Here is the 84 team photo courtesy of teammate Dave Desko. Click it and it will enlarge. I am # 2 in the photo.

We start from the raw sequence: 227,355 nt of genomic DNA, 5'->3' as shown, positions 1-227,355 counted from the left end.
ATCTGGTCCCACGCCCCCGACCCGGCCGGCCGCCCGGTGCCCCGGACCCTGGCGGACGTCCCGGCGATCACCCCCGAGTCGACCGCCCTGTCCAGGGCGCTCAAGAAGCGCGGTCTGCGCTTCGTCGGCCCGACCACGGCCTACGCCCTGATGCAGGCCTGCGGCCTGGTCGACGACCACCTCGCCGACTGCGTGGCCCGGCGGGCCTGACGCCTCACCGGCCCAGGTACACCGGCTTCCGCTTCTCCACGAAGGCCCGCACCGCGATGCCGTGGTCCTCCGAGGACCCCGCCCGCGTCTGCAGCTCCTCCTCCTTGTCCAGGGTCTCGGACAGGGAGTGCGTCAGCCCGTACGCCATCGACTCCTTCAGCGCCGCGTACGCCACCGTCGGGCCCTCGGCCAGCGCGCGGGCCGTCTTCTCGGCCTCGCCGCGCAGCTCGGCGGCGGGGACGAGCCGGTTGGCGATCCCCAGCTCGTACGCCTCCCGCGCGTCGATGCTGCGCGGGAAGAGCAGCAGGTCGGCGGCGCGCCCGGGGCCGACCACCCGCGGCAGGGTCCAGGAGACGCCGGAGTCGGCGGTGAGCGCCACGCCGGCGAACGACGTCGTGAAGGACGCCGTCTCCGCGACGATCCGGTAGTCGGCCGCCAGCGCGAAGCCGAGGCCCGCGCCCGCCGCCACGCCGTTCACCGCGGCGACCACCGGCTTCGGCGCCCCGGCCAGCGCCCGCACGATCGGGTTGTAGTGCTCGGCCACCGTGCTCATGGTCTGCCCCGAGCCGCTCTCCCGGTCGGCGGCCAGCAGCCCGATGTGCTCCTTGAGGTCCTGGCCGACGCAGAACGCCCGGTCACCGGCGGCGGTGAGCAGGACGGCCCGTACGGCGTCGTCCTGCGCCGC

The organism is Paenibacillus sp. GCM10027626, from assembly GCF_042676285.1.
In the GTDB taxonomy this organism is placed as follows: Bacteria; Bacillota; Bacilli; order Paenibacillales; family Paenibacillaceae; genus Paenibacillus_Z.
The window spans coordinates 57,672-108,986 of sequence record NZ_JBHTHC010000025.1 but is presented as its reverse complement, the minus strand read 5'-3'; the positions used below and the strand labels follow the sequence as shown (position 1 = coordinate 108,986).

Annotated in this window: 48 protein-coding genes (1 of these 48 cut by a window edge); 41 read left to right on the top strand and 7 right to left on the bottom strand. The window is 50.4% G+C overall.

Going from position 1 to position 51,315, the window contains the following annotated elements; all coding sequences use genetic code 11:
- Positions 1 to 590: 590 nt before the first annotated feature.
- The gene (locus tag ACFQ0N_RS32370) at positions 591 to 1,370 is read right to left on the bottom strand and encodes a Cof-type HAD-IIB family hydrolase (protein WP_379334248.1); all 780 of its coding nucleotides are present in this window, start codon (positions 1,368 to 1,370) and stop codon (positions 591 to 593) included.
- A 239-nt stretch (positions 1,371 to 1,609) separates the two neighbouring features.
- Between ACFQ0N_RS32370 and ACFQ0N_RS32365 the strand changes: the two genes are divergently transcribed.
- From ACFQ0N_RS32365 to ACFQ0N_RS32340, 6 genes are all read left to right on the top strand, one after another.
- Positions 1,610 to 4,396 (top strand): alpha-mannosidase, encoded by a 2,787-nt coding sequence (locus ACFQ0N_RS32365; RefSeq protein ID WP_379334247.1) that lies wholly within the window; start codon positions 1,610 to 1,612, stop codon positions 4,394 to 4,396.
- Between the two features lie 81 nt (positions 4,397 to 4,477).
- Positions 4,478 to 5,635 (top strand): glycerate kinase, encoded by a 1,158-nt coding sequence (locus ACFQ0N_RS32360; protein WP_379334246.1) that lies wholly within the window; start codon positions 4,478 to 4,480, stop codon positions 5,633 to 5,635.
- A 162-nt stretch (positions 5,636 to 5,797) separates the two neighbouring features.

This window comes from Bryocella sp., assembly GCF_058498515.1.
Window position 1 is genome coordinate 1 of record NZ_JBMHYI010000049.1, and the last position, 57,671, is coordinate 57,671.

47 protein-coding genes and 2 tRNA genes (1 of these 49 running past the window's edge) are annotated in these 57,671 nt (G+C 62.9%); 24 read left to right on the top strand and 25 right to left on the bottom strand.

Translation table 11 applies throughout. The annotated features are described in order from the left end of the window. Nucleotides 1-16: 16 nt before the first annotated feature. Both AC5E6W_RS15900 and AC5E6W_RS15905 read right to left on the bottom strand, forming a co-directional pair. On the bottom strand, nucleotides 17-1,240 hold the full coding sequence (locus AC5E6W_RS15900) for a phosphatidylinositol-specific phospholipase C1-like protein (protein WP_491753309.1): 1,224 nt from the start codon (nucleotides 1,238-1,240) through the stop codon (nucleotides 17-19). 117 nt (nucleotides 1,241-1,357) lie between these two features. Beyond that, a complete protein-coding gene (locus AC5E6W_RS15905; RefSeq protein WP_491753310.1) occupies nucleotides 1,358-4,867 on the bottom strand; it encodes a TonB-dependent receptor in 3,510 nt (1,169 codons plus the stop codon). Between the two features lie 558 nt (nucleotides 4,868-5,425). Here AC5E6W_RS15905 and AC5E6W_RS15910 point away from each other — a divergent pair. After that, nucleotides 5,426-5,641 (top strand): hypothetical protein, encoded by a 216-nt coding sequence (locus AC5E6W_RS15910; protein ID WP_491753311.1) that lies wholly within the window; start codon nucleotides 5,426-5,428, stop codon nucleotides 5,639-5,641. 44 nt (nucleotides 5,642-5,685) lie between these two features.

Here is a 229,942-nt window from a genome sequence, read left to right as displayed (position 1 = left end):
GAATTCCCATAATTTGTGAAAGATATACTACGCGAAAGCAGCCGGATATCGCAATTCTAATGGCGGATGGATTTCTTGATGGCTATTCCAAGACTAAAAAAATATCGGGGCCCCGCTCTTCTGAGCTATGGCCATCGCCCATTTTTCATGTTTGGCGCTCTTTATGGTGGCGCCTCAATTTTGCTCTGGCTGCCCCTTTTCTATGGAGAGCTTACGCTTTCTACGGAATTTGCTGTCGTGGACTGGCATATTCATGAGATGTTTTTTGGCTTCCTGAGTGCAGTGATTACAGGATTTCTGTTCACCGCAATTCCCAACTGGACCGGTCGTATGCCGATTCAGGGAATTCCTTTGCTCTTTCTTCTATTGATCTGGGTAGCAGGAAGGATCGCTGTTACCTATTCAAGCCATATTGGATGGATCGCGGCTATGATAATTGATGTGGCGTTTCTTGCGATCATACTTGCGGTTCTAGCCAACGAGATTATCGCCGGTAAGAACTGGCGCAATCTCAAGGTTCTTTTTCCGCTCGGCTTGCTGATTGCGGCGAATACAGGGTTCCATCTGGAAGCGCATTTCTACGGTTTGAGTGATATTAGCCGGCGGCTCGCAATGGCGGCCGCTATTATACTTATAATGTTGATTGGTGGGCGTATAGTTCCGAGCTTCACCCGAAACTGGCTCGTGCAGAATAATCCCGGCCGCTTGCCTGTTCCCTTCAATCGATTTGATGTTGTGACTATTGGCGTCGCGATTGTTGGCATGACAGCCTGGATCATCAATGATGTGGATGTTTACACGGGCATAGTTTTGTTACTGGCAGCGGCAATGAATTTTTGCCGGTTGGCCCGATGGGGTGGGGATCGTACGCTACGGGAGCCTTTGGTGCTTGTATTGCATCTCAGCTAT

So here I am excited about playing UNC at Loyola College in Baltimore, my first Division I lacrosse game against a team I grew up watching. In fact I patterned the stick I played with my freshmen year at Herk (white STX Sam Head, traditional pocket, and wooden shaft) after what UNC defensemen used during their back to back NCAA Championships in 81 and 82. I saw UNC play in the lacrosse day of champions at Manhasset High School on Long Island my first season at Herk in 82. Now here I was 48 hours before the game backing my gear to travel and actually suit up against the Tar Heels; I felt both excited and intimidated wondering if I had gotten in over my head. Back in those days, Syracuse Lacrosse traveled to away games on a chartered bus. Now I understand that it has become standard practice for the team to fly to games. Still the chartered bus represented a radical change for me after two years of travel to away games at Herk in 16 passenger vans that the coaches drove. Away games at SU my first season meant traveling with what coach Roy Simmons Jr. (Simmie) called his “Iroquois medicine man” Eli. Eli lived on the Onondaga Reservation about 30 minutes from campus right off of US 81. He had to be in his late 70s early 80s when I met him. Eli, as we all called him, was a soft spoken dignified man who loved the game. The guys on the team treated him like the team’s elder and sage making sure he was comfortable and had everything he needed for the long trip down 81 south to Baltimore. I believe the story goes that coach grew up watching his Dad’s SU teams play against a team of Iroquois that included Eli. In his day Eli was both a terrific player and stick maker. He may have been the person that made the old wooden sticks for SU players before the introduction of plastic heads like the players use when I played and now. Eli traveled to every game my junior year; his failing health prevented him from doing so my senior year. For more on history of the Iroquois and lacrosse, see: http://www.uslacrosse.org/museum/history.phtml